The Food and Drug Administration (FDA) has approved Somatuline Depot (lanreotide; Ipsen) for the treatment of carcinoid syndrome, to reduce the frequency of short-acting somatostatin analog rescue therapy.

The approval was based on data from a randomized, double-blind, placebo-controlled trial (Study 4). The 16-week study (n=115) enrolled patients with histopathologically-confirmed neuroendocrine tumors and a history of carcinoid syndrome who were treatment-naive or stable on another somatostatin analog. Patients were randomized to Somatuline Depot 120mg or placebo. 

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The use of rescue therapy and the severity and frequency of diarrhea and flushing symptoms were recorded daily. The primary efficacy outcome was the percentage of days in which patients given ≥1 injection of rescue medication for symptom control. The data showed patients treated with Somatuline Depot had 15% fewer days on rescue medication vs. patients in the placebo arm (34% vs. 49%; P=0.02). Also, Somatuline-treated patients had lower average daily frequencies of diarrhea and flushing events vs. placebo but these were not statistically significant.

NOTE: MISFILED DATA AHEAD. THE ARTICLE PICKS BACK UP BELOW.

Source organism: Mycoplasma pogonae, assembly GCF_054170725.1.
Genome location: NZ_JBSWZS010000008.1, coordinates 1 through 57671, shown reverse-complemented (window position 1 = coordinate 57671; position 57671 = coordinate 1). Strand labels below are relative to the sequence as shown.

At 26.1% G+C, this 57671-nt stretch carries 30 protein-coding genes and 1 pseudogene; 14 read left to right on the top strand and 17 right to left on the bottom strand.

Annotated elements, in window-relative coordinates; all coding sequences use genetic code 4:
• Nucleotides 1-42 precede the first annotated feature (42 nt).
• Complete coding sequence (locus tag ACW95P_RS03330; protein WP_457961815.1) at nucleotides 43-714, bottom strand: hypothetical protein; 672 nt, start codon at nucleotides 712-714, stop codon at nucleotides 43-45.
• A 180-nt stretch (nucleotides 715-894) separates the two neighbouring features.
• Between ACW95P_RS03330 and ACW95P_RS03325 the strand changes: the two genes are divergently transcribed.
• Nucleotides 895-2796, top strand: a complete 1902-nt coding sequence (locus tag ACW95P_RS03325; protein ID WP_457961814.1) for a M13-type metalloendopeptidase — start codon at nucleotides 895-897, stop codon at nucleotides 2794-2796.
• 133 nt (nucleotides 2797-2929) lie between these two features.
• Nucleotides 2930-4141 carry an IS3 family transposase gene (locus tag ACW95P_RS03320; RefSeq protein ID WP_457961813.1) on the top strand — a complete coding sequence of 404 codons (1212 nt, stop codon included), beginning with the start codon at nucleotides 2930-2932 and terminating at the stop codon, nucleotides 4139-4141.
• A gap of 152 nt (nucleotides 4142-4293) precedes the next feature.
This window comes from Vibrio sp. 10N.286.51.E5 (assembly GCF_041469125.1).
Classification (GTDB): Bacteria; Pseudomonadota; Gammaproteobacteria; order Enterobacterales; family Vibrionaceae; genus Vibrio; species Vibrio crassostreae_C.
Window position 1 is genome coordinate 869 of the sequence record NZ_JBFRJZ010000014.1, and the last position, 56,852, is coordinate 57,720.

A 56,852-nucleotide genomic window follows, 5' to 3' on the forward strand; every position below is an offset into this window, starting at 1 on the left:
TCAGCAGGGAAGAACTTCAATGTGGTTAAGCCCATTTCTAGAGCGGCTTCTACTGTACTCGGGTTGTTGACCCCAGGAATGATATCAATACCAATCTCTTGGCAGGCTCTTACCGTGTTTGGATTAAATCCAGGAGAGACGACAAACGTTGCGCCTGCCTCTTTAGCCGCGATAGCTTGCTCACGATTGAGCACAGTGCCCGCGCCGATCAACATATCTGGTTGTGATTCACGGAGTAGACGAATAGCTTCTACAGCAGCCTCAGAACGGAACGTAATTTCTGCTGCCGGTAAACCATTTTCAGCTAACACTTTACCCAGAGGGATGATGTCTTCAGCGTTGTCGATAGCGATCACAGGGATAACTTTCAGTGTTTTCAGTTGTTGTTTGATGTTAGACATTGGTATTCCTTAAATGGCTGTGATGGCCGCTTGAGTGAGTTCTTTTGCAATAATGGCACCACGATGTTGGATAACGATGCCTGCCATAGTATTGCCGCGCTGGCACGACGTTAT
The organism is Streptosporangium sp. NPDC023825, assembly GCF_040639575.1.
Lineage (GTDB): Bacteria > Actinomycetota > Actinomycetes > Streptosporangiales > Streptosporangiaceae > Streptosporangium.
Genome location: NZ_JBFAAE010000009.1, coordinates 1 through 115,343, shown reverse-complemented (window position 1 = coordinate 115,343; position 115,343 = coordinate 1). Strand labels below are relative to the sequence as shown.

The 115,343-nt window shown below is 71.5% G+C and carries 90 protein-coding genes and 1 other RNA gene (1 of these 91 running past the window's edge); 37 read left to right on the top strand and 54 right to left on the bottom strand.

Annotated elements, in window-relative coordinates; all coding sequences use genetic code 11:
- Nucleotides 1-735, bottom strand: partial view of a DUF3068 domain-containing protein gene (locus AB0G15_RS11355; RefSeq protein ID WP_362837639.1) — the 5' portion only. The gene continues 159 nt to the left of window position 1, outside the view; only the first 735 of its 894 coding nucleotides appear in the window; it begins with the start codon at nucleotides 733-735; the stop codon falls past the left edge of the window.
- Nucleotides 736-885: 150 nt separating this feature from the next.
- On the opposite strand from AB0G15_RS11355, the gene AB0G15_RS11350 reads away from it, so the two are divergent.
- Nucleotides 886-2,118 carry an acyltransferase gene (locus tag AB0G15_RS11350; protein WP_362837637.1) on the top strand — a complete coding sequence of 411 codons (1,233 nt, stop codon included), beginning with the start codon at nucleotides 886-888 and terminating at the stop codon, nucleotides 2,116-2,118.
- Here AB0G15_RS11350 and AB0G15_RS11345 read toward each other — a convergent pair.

Somatuline Depot, a somatostatin analog, is currently approved for the long-term treatment of acromegaly in patients who have had an inadequate response to surgery and/or radiotherapy, or for whom surgery and/or radiotherapy is not an potion. Also, it is indicated to improve progression-free survival (PFS) in patient with unresectable, well- or moderately-differentiated, locally advanced or metastatic gastroenteropancreatic neuroendocrine tumors (GEP-NETs). Its mechanism of action is similar to that of natural somatostatin.

Somatuline Depot is available 60mg/0.2mL, 90mg/0.3mL, and 120m/g0.5mL strengths in prefilled syringes intended for deep subcutaneous injection. 

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